IBM signed a five year deal with the US Army to build and manage a private cloud data center, the company announced on Wednesday. The deal, worth $62 million, will see the data center placed at the Army’s Redstone Arsenal in Alabama. The project will require Defense Information Systems Agency Impact Level 5 Provisional Authorization, based on a news release.
IBM initially received the authorization on a conditional basis back in Feb 2016, so it can start providing cloud services at the Allegany Ballistics Laboratory data center in West Virginia. The condition was removed later that year in September. SEE: How IBM’s cloud and cognitive computing tools help deliver personalized client experiences.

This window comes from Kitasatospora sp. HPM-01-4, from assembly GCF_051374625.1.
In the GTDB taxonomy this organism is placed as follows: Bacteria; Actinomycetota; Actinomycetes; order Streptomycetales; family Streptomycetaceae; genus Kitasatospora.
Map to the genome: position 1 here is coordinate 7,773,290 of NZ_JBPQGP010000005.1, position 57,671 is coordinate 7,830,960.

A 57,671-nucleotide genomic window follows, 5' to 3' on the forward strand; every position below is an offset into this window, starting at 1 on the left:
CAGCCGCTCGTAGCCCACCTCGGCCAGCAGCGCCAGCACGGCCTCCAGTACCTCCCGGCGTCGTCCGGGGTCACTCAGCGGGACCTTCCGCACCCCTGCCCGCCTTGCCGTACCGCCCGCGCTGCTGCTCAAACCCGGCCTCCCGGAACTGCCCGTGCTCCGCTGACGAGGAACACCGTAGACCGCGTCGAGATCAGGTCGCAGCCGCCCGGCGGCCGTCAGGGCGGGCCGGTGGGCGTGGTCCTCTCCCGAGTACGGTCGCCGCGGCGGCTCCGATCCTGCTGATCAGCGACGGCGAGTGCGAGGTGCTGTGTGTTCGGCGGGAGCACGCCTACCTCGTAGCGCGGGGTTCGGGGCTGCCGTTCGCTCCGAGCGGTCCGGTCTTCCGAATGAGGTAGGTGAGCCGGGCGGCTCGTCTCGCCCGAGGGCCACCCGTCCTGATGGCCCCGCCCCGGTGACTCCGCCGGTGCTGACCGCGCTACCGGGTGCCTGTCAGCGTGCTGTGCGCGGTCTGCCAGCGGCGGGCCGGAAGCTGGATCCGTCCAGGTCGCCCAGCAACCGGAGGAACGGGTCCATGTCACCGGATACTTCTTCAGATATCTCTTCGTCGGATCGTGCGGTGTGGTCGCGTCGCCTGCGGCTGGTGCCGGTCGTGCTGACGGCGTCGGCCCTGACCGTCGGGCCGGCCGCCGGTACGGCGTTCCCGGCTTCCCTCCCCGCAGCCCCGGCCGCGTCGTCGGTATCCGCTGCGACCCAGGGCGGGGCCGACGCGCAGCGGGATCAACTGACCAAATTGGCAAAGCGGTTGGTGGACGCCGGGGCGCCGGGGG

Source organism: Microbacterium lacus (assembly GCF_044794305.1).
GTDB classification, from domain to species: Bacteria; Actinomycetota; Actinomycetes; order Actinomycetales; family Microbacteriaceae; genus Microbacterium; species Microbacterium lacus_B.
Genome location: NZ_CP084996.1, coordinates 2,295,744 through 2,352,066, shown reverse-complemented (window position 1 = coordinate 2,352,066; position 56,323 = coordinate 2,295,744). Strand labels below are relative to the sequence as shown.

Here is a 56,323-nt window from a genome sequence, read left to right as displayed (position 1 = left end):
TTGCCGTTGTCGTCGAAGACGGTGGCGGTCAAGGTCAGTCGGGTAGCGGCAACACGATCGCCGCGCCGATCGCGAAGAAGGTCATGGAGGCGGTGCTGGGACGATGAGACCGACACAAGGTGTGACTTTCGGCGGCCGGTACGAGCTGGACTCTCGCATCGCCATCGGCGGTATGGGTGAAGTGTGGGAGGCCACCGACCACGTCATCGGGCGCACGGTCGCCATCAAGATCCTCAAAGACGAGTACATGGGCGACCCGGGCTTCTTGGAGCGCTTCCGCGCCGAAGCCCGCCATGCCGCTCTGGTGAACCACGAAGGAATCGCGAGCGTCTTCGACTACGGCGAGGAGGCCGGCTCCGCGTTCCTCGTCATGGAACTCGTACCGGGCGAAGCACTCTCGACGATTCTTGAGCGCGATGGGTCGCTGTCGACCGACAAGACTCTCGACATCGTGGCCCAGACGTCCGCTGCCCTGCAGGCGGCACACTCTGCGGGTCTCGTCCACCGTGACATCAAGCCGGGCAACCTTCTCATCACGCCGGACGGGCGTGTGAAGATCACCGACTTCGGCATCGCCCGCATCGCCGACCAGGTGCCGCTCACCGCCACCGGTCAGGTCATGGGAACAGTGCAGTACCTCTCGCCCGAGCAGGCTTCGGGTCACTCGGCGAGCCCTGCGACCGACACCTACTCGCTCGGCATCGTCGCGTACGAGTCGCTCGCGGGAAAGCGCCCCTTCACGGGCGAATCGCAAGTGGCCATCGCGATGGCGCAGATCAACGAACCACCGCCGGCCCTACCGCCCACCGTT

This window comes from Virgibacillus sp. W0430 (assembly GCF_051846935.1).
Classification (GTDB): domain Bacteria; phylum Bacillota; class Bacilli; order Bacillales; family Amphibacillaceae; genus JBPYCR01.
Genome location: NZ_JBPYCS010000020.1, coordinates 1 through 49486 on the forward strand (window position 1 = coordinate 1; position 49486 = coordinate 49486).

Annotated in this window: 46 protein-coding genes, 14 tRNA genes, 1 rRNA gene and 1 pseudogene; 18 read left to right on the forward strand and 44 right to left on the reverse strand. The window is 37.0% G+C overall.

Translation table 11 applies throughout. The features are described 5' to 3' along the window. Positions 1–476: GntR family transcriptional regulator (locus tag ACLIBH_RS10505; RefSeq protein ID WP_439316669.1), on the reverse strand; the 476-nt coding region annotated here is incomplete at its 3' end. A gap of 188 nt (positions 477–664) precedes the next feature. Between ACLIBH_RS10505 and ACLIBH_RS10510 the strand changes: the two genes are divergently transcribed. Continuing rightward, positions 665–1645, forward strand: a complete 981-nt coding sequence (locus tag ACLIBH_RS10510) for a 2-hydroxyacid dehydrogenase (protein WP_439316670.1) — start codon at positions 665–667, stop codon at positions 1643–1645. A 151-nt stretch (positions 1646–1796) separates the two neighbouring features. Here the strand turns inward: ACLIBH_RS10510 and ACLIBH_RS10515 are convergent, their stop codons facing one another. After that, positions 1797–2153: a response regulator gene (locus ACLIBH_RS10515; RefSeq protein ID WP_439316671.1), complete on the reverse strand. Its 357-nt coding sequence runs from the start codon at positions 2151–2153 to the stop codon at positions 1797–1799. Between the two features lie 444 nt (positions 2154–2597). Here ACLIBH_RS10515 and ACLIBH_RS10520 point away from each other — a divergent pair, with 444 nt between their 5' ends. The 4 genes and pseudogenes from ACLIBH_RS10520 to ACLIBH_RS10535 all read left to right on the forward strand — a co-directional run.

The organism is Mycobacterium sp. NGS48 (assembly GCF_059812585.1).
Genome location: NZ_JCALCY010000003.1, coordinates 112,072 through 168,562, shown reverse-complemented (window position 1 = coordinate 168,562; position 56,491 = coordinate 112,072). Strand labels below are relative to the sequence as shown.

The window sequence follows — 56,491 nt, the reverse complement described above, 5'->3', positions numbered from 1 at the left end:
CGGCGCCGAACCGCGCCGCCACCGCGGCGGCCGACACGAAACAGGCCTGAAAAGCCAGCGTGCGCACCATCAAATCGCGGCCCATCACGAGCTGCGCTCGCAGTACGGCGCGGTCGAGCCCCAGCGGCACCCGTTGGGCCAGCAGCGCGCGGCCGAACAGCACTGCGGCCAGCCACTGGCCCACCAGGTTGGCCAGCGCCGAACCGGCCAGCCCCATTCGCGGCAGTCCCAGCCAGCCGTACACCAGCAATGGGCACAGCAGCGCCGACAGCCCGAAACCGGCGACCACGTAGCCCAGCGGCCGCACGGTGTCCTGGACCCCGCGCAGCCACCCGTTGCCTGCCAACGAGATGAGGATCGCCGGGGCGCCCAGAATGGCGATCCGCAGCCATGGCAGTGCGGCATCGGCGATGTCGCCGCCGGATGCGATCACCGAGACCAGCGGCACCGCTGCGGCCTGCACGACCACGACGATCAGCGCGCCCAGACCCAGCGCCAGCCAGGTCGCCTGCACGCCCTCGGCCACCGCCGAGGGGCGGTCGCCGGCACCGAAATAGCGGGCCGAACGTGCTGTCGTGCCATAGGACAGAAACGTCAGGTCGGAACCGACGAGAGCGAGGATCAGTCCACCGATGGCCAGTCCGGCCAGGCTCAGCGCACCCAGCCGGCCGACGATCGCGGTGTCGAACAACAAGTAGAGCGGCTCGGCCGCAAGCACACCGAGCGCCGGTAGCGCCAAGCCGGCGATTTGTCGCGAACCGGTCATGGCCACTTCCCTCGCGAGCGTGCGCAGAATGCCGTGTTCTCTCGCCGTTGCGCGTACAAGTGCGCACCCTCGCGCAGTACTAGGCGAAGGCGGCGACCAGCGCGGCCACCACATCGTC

The current authorization at IL-5 allows IBM the Authority to manage controlled, unclassified info, the release said. The announcement is a Part of the Private Cloud Enterprise program of the Army and the Army Private Cloud 2 contract. At the top of building out the data center, IBM will also provide cloud IaaS services to the Army, and the Army will begin migrating applications To the private cloud for the goal of moving 35 applications in the 1st year, the release said. Robert Ferrell, the US Army CIO, said in a statement. Cloud computing is a game changing architecture that delivers enhanced performance with high efficiency, all in a secure environment. This is not the first cloud project that IBM has worked on with the army, while the two partnered on a hybrid cloud solution for the Army’s Logistics Support Activity in the past. IBM is the first and only private sector company with which the Army has contracted to run a large scale data center on its behalf and inside the gate of a military facility, the release said. With the growth of cloud in compliant industries, it is sensible that IBM is attempting to position itself as a secure provider for the public sector. IBM also offers FedRAMP and FISMA compliant infrastructure solutions as well.